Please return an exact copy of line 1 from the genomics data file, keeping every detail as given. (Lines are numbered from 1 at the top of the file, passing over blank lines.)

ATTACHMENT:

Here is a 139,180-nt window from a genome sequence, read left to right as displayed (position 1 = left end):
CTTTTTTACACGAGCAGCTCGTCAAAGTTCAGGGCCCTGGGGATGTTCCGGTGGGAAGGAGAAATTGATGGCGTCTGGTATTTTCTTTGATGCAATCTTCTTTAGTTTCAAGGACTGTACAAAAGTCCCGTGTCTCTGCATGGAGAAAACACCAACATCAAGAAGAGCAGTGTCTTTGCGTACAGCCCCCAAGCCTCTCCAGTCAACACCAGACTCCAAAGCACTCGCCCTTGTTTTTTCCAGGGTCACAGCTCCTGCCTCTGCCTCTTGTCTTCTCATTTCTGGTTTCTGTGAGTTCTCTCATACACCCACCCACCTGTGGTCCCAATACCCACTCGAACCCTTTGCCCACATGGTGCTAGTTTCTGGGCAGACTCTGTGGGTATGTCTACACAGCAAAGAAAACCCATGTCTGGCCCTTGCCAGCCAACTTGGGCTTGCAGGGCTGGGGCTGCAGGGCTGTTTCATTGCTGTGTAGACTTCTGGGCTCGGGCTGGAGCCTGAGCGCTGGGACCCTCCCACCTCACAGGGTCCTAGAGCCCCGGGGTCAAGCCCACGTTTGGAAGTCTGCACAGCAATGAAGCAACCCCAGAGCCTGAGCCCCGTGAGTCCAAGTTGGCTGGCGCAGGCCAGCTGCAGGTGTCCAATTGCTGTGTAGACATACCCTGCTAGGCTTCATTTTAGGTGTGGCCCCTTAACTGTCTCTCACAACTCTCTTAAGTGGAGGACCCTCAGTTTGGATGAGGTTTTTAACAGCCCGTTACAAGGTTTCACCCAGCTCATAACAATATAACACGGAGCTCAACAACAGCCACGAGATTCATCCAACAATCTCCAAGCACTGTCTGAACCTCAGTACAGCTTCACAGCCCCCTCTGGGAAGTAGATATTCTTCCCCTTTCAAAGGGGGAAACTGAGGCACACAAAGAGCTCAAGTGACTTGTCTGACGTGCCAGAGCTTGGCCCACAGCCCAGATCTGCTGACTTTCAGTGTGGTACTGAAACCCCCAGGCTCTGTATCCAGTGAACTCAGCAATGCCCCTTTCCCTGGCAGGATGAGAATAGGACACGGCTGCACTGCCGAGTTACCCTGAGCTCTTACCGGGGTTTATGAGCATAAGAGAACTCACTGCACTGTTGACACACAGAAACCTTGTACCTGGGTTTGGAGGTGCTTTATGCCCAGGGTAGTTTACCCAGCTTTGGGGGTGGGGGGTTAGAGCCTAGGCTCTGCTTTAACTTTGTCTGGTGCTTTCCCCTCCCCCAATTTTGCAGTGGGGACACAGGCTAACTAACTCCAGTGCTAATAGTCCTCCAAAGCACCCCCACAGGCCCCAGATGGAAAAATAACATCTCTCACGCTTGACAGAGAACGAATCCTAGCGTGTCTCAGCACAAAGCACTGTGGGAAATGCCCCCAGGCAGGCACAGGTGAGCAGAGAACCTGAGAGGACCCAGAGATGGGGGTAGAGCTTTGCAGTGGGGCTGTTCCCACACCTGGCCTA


Here is a 139,180-nt window from a genome sequence, read left to right as displayed (position 1 = left end):